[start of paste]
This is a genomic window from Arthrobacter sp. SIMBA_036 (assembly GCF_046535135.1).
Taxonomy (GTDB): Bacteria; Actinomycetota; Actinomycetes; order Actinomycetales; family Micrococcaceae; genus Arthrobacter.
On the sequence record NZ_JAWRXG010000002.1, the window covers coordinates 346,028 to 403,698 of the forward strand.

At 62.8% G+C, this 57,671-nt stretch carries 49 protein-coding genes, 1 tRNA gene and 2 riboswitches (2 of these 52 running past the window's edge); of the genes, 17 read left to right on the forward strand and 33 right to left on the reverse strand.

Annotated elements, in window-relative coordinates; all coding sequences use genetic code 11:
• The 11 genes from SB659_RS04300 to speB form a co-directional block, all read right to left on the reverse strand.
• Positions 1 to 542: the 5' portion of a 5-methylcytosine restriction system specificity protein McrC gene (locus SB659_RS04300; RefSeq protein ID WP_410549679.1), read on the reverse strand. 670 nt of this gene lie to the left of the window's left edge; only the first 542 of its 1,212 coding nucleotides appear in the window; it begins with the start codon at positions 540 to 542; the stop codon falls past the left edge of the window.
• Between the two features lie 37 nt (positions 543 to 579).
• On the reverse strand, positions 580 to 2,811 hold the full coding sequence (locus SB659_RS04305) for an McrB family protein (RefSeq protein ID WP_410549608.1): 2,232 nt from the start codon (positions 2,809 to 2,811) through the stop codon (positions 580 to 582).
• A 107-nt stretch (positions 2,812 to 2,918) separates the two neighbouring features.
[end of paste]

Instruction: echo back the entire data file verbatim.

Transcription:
This is a genomic window from Arthrobacter sp. SIMBA_036 (assembly GCF_046535135.1).
Taxonomy (GTDB): Bacteria; Actinomycetota; Actinomycetes; order Actinomycetales; family Micrococcaceae; genus Arthrobacter.
On the sequence record NZ_JAWRXG010000002.1, the window covers coordinates 346,028 to 403,698 of the forward strand.

At 62.8% G+C, this 57,671-nt stretch carries 49 protein-coding genes, 1 tRNA gene and 2 riboswitches (2 of these 52 running past the window's edge); of the genes, 17 read left to right on the forward strand and 33 right to left on the reverse strand.

Annotated elements, in window-relative coordinates; all coding sequences use genetic code 11:
• The 11 genes from SB659_RS04300 to speB form a co-directional block, all read right to left on the reverse strand.
• Positions 1 to 542: the 5' portion of a 5-methylcytosine restriction system specificity protein McrC gene (locus SB659_RS04300; RefSeq protein ID WP_410549679.1), read on the reverse strand. 670 nt of this gene lie to the left of the window's left edge; only the first 542 of its 1,212 coding nucleotides appear in the window; it begins with the start codon at positions 540 to 542; the stop codon falls past the left edge of the window.
• Between the two features lie 37 nt (positions 543 to 579).
• On the reverse strand, positions 580 to 2,811 hold the full coding sequence (locus SB659_RS04305) for an McrB family protein (RefSeq protein ID WP_410549608.1): 2,232 nt from the start codon (positions 2,809 to 2,811) through the stop codon (positions 580 to 582).
• A 107-nt stretch (positions 2,812 to 2,918) separates the two neighbouring features.